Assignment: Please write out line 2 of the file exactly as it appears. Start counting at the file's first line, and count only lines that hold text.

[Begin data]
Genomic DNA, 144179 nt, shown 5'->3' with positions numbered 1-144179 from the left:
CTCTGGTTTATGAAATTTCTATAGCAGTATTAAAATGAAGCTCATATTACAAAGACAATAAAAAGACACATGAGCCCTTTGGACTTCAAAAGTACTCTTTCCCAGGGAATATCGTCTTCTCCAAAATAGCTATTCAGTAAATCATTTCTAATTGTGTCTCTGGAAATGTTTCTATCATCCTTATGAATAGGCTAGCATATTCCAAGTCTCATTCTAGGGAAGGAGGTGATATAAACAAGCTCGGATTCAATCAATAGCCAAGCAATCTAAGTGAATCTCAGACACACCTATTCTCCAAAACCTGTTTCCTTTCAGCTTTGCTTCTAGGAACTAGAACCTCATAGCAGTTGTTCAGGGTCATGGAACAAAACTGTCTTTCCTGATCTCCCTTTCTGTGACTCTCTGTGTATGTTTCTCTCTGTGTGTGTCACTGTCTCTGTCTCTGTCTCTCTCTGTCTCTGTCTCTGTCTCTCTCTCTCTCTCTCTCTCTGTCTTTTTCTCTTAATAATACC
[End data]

CTCTGGTTTATGAAATTTCTATAGCAGTATTAAAATGAAGCTCATATTACAAAGACAATAAAAAGACACATGAGCCCTTTGGACTTCAAAAGTACTCTTTCCCAGGGAATATCGTCTTCTCCAAAATAGCTATTCAGTAAATCATTTCTAATTGTGTCTCTGGAAATGTTTCTATCATCCTTATGAATAGGCTAGCATATTCCAAGTCTCATTCTAGGGAAGGAGGTGATATAAACAAGCTCGGATTCAATCAATAGCCAAGCAATCTAAGTGAATCTCAGACACACCTATTCTCCAAAACCTGTTTCCTTTCAGCTTTGCTTCTAGGAACTAGAACCTCATAGCAGTTGTTCAGGGTCATGGAACAAAACTGTCTTTCCTGATCTCCCTTTCTGTGACTCTCTGTGTATGTTTCTCTCTGTGTGTGTCACTGTCTCTGTCTCTGTCTCTCTCTGTCTCTGTCTCTGTCTCTCTCTCTCTCTCTCTCTCTGTCTTTTTCTCTTAATAATACC